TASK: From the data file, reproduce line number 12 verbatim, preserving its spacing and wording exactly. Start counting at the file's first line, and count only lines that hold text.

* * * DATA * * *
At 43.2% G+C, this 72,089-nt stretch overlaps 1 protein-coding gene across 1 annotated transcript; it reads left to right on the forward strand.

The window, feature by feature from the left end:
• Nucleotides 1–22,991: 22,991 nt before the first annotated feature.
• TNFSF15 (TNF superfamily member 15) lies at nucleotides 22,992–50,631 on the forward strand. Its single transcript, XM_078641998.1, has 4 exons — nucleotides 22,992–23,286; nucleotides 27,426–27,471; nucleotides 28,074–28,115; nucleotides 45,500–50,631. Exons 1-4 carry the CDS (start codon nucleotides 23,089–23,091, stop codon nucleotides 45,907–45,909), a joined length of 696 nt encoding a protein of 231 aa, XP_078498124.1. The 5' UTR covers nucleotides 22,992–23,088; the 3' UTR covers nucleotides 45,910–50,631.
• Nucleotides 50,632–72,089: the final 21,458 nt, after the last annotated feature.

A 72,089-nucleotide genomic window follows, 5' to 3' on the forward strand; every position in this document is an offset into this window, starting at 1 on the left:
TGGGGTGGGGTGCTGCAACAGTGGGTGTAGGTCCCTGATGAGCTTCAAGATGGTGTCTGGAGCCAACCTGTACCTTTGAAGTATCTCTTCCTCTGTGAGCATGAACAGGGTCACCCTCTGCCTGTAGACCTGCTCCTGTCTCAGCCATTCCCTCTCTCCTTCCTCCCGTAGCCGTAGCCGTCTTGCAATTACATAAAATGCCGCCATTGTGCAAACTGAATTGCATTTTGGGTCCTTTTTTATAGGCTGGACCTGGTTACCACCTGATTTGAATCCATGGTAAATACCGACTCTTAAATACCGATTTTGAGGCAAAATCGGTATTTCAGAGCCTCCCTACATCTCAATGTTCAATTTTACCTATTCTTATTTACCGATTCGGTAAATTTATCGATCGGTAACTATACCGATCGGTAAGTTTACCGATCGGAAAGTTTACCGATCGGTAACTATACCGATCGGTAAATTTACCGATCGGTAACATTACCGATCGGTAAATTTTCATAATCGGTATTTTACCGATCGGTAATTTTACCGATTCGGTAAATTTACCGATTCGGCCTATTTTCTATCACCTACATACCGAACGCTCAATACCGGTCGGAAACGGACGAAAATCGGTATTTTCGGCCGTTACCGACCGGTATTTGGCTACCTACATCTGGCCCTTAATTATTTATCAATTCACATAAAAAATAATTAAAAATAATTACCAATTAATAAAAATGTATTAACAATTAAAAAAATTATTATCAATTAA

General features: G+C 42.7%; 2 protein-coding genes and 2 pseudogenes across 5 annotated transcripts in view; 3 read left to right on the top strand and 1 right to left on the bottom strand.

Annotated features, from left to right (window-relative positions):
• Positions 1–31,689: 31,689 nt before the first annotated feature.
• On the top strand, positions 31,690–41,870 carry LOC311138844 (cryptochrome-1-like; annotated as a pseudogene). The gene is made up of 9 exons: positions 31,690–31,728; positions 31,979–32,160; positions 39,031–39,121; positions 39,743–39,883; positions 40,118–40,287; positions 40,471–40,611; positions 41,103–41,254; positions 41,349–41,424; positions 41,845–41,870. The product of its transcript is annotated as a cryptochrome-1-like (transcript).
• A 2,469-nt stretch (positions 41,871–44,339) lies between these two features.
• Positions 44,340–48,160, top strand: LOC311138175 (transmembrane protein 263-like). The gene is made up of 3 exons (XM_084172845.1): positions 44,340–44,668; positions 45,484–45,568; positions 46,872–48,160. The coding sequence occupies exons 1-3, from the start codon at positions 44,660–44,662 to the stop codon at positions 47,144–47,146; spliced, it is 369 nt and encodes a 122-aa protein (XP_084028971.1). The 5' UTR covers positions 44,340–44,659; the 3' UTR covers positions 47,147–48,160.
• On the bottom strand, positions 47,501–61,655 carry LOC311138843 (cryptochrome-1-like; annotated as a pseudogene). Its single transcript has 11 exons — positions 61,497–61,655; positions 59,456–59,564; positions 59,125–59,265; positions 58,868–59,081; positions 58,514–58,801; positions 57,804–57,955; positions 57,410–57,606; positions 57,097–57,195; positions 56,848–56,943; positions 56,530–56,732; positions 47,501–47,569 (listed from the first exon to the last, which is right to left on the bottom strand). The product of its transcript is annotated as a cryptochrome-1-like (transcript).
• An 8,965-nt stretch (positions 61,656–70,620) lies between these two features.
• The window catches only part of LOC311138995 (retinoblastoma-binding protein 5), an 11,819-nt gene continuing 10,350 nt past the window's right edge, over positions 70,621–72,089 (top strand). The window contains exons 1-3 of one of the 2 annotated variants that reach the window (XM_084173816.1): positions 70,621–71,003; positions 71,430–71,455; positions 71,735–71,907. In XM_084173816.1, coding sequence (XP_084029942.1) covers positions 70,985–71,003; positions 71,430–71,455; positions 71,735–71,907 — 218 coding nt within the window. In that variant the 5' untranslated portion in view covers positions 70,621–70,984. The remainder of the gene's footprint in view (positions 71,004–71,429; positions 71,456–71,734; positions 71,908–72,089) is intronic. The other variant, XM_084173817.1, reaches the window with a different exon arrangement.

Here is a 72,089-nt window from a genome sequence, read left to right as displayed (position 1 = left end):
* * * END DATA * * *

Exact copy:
• A 2,469-nt stretch (positions 41,871–44,339) lies between these two features.